Whole Body Trajectory Optimization: Experiments and Code

Hi y’all!

I’m Matt Lamsey, and I want to share some recent work from my summer internship with Hello Robot. We have been experimenting with whole-body trajectory optimization for Stretch, first explored by Michal Ciebielski here. This post contains details about our implementation, as well as the results from some experiments using our code. We hope that this will serve as a useful reference for those interested in further exploring whole-body trajectory optimization.

We have reorganized the original code, added support for general position + orientation tracking for the robot’s end effector, added lots of docstrings, and wrapped the optimizer up with a small API. We also upgraded the URDF to the Stretch RE3, and we have provided a tool for generating a calibrated RE3 UDRF for use in the optimizer. This code is still limited to simulation, and does not execute trajectories on a real robot yet!

The code that we have been working on can be found in this repository with a comprehensive README. An example of its performance is shown in Figure 1.


Figure 1. Example simultaneous position and orientation tracking for a simulated Stretch RE3.

Technical Details

Like the original implementation, our code leverages OpTaS, which is based on the CasADi optimization framework, to perform the trajectory optimization. The base configuration ([x, y, θ] on the ground) and the arm + wrist configuration are jointly optimized.

The optimizer contained in the new repository supports two modes: position only tracking, and position + orientation tracking, shown in Figure 2. We also include a Trajectory class to abstract the contents of a trajectory being optimized.


Figure 2. Left: position only tracking. Right: position + orientation tracking.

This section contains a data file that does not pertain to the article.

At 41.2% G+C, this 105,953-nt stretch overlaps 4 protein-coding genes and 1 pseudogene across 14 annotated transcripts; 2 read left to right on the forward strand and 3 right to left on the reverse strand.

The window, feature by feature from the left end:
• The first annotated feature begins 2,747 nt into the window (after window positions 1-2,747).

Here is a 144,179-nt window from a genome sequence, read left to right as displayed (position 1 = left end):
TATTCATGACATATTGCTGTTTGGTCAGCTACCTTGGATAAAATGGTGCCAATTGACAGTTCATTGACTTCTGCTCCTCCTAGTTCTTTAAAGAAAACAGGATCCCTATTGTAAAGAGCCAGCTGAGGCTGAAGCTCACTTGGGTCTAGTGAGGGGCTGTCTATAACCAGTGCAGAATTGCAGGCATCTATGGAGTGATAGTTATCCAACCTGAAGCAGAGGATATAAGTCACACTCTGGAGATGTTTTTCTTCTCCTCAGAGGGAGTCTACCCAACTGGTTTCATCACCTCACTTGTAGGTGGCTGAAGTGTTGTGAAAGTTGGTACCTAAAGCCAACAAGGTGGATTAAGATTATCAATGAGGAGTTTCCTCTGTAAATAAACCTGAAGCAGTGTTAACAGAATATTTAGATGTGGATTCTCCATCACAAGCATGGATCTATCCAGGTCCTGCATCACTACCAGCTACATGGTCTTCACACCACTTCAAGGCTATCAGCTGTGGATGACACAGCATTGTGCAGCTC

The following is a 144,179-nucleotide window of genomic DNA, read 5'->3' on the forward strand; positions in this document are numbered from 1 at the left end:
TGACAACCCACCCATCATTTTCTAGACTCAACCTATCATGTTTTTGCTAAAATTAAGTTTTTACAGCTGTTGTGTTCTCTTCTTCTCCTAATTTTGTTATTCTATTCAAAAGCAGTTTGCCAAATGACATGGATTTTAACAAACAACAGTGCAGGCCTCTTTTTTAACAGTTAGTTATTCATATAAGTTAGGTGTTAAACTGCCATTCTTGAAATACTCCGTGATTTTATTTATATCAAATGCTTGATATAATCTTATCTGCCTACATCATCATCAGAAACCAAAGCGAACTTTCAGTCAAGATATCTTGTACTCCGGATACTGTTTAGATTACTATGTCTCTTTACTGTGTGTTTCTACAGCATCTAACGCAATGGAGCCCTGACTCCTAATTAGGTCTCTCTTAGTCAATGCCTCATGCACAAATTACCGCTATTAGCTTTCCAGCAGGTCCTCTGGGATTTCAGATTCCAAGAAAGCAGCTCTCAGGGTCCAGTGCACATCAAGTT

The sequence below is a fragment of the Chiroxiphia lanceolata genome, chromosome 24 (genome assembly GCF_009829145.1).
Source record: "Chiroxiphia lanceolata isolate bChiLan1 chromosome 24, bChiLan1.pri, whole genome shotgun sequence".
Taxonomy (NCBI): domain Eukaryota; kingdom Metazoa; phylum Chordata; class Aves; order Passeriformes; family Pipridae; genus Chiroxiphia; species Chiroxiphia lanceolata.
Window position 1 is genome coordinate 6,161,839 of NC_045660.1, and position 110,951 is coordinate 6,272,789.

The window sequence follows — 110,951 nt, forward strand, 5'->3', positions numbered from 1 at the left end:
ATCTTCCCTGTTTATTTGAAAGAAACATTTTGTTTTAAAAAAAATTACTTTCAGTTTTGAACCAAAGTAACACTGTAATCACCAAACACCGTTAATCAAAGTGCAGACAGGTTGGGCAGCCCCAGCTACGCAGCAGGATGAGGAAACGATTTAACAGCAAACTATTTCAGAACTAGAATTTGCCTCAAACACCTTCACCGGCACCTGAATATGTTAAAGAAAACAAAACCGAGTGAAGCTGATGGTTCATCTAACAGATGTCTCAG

Optimizer Performance

Solve Time

As noted in Michal’s original post, it would be interesting to use this optimizer for Model Predictive Control (MPC). We profiled the optimization time for various time horizons and time resolutions, as shown in Figure 3. Solving for the number of points in each trajectory and regressing suggests that the optimization time increases by ~0.07s per point on an Intel i7 7700k. While this may be too slow for high-performance MPC, these results suggest that the optimizer could be used for high-level online planning.


Figure 3. Trajectory time horizon vs. total optimization time for varying time steps (dt). The number of points in the trajectory is equal to the time horizon divided by dt.

Sparse Trajectories

We also performed some tests of the optimizer for long-horizon, sparse trajectories. We observed that the optimizer’s solutions degenerate as the horizon and spacing between points increases. An example of this is shown in Figure 4.


Figure 4. Optimizer performance for two arc paths with fixed end effector orientation. Left: 0.1m spacing. Right: 0.25m spacing. Note how the robot’s base flips around at the end of the trajectory with larger spacing. This behavior is undesirable.

If this work is interesting to you, feel free to reach out to me at lamsey@hello-robot.com! Happy hacking!